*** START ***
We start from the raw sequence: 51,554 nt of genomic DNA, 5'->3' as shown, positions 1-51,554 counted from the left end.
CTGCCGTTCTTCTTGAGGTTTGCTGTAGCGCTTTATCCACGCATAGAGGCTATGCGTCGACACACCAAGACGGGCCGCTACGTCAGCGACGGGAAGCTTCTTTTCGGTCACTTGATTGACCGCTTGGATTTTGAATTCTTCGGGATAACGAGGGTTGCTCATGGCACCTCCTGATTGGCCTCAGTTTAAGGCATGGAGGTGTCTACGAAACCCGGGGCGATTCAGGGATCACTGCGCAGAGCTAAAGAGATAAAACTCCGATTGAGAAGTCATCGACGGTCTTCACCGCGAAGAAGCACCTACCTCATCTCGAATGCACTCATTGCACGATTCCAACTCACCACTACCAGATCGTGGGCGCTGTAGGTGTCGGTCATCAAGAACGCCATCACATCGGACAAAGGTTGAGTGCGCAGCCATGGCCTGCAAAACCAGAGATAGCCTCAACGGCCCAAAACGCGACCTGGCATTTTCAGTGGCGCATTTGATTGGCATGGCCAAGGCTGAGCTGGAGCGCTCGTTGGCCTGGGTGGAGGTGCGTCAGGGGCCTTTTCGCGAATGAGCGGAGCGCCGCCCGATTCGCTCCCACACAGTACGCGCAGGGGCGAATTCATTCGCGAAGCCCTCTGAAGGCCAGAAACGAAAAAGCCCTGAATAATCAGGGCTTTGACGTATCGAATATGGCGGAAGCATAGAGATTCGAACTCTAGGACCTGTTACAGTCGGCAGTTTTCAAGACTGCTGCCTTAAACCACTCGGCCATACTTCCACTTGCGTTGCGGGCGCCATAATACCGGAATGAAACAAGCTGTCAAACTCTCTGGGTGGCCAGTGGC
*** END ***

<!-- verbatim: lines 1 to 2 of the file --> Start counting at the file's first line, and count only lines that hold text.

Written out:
We start from the raw sequence: 51,554 nt of genomic DNA, 5'->3' as shown, positions 1-51,554 counted from the left end.
CTGCCGTTCTTCTTGAGGTTTGCTGTAGCGCTTTATCCACGCATAGAGGCTATGCGTCGACACACCAAGACGGGCCGCTACGTCAGCGACGGGAAGCTTCTTTTCGGTCACTTGATTGACCGCTTGGATTTTGAATTCTTCGGGATAACGAGGGTTGCTCATGGCACCTCCTGATTGGCCTCAGTTTAAGGCATGGAGGTGTCTACGAAACCCGGGGCGATTCAGGGATCACTGCGCAGAGCTAAAGAGATAAAACTCCGATTGAGAAGTCATCGACGGTCTTCACCGCGAAGAAGCACCTACCTCATCTCGAATGCACTCATTGCACGATTCCAACTCACCACTACCAGATCGTGGGCGCTGTAGGTGTCGGTCATCAAGAACGCCATCACATCGGACAAAGGTTGAGTGCGCAGCCATGGCCTGCAAAACCAGAGATAGCCTCAACGGCCCAAAACGCGACCTGGCATTTTCAGTGGCGCATTTGATTGGCATGGCCAAGGCTGAGCTGGAGCGCTCGTTGGCCTGGGTGGAGGTGCGTCAGGGGCCTTTTCGCGAATGAGCGGAGCGCCGCCCGATTCGCTCCCACACAGTACGCGCAGGGGCGAATTCATTCGCGAAGCCCTCTGAAGGCCAGAAACGAAAAAGCCCTGAATAATCAGGGCTTTGACGTATCGAATATGGCGGAAGCATAGAGATTCGAACTCTAGGACCTGTTACAGTCGGCAGTTTTCAAGACTGCTGCCTTAAACCACTCGGCCATACTTCCACTTGCGTTGCGGGCGCCATAATACCGGAATGAAACAAGCTGTCAAACTCTCTGGGTGGCCAGTGGC